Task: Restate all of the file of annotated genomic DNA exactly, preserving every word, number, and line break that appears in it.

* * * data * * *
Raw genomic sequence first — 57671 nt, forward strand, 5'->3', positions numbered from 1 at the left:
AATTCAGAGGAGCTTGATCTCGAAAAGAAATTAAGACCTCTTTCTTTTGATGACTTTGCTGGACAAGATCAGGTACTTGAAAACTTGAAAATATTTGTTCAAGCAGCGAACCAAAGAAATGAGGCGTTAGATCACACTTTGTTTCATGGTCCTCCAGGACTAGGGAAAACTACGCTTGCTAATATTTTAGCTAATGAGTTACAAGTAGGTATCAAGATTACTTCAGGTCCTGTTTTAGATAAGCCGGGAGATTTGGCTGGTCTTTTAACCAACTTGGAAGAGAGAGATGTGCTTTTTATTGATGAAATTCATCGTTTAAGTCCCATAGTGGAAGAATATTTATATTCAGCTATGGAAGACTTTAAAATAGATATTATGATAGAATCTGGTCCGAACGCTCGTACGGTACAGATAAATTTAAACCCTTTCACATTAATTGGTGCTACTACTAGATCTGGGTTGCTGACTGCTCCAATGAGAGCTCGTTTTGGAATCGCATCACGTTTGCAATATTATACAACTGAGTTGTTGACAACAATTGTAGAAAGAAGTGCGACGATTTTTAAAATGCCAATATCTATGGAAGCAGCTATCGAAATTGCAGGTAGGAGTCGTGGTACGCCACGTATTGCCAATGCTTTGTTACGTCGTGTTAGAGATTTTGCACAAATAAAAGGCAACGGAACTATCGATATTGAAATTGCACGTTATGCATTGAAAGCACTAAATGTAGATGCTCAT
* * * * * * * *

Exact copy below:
Raw genomic sequence first — 57671 nt, forward strand, 5'->3', positions numbered from 1 at the left:
AATTCAGAGGAGCTTGATCTCGAAAAGAAATTAAGACCTCTTTCTTTTGATGACTTTGCTGGACAAGATCAGGTACTTGAAAACTTGAAAATATTTGTTCAAGCAGCGAACCAAAGAAATGAGGCGTTAGATCACACTTTGTTTCATGGTCCTCCAGGACTAGGGAAAACTACGCTTGCTAATATTTTAGCTAATGAGTTACAAGTAGGTATCAAGATTACTTCAGGTCCTGTTTTAGATAAGCCGGGAGATTTGGCTGGTCTTTTAACCAACTTGGAAGAGAGAGATGTGCTTTTTATTGATGAAATTCATCGTTTAAGTCCCATAGTGGAAGAATATTTATATTCAGCTATGGAAGACTTTAAAATAGATATTATGATAGAATCTGGTCCGAACGCTCGTACGGTACAGATAAATTTAAACCCTTTCACATTAATTGGTGCTACTACTAGATCTGGGTTGCTGACTGCTCCAATGAGAGCTCGTTTTGGAATCGCATCACGTTTGCAATATTATACAACTGAGTTGTTGACAACAATTGTAGAAAGAAGTGCGACGATTTTTAAAATGCCAATATCTATGGAAGCAGCTATCGAAATTGCAGGTAGGAGTCGTGGTACGCCACGTATTGCCAATGCTTTGTTACGTCGTGTTAGAGATTTTGCACAAATAAAAGGCAACGGAACTATCGATATTGAAATTGCACGTTATGCATTGAAAGCACTAAATGTAGATGCTCAT